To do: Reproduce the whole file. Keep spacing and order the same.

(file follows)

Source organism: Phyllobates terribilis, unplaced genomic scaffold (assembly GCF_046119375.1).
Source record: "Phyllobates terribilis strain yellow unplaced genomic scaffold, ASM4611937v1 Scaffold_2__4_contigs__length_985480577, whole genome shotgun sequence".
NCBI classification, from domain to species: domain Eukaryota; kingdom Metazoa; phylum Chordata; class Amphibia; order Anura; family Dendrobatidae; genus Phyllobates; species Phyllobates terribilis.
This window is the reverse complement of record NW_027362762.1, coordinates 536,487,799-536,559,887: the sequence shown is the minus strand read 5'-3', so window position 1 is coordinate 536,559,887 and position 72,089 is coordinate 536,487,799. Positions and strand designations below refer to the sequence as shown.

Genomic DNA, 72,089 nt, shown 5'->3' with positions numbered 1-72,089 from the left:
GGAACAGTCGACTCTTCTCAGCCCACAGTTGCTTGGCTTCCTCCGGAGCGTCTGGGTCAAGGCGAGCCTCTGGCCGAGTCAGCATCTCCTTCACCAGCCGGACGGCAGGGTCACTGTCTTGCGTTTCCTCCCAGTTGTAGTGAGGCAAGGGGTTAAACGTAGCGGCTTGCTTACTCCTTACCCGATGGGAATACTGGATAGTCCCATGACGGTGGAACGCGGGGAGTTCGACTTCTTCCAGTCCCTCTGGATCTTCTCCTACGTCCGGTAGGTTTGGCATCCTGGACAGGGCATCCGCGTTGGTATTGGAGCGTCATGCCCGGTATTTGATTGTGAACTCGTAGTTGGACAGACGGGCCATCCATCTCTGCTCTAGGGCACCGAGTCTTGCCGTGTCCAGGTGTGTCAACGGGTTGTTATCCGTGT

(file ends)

Source organism: Phyllobates terribilis, unplaced genomic scaffold (assembly GCF_046119375.1).
Source record: "Phyllobates terribilis strain yellow unplaced genomic scaffold, ASM4611937v1 Scaffold_2__4_contigs__length_985480577, whole genome shotgun sequence".
NCBI classification, from domain to species: domain Eukaryota; kingdom Metazoa; phylum Chordata; class Amphibia; order Anura; family Dendrobatidae; genus Phyllobates; species Phyllobates terribilis.
This window is the reverse complement of record NW_027362762.1, coordinates 536,487,799-536,559,887: the sequence shown is the minus strand read 5'-3', so window position 1 is coordinate 536,559,887 and position 72,089 is coordinate 536,487,799. Positions and strand designations below refer to the sequence as shown.

Genomic DNA, 72,089 nt, shown 5'->3' with positions numbered 1-72,089 from the left:
GGAACAGTCGACTCTTCTCAGCCCACAGTTGCTTGGCTTCCTCCGGAGCGTCTGGGTCAAGGCGAGCCTCTGGCCGAGTCAGCATCTCCTTCACCAGCCGGACGGCAGGGTCACTGTCTTGCGTTTCCTCCCAGTTGTAGTGAGGCAAGGGGTTAAACGTAGCGGCTTGCTTACTCCTTACCCGATGGGAATACTGGATAGTCCCATGACGGTGGAACGCGGGGAGTTCGACTTCTTCCAGTCCCTCTGGATCTTCTCCTACGTCCGGTAGGTTTGGCATCCTGGACAGGGCATCCGCGTTGGTATTGGAGCGTCATGCCCGGTATTTGATTGTGAACTCGTAGTTGGACAGACGGGCCATCCATCTCTGCTCTAGGGCACCGAGTCTTGCCGTGTCCAGGTGTGTCAACGGGTTGTTATCCGTGT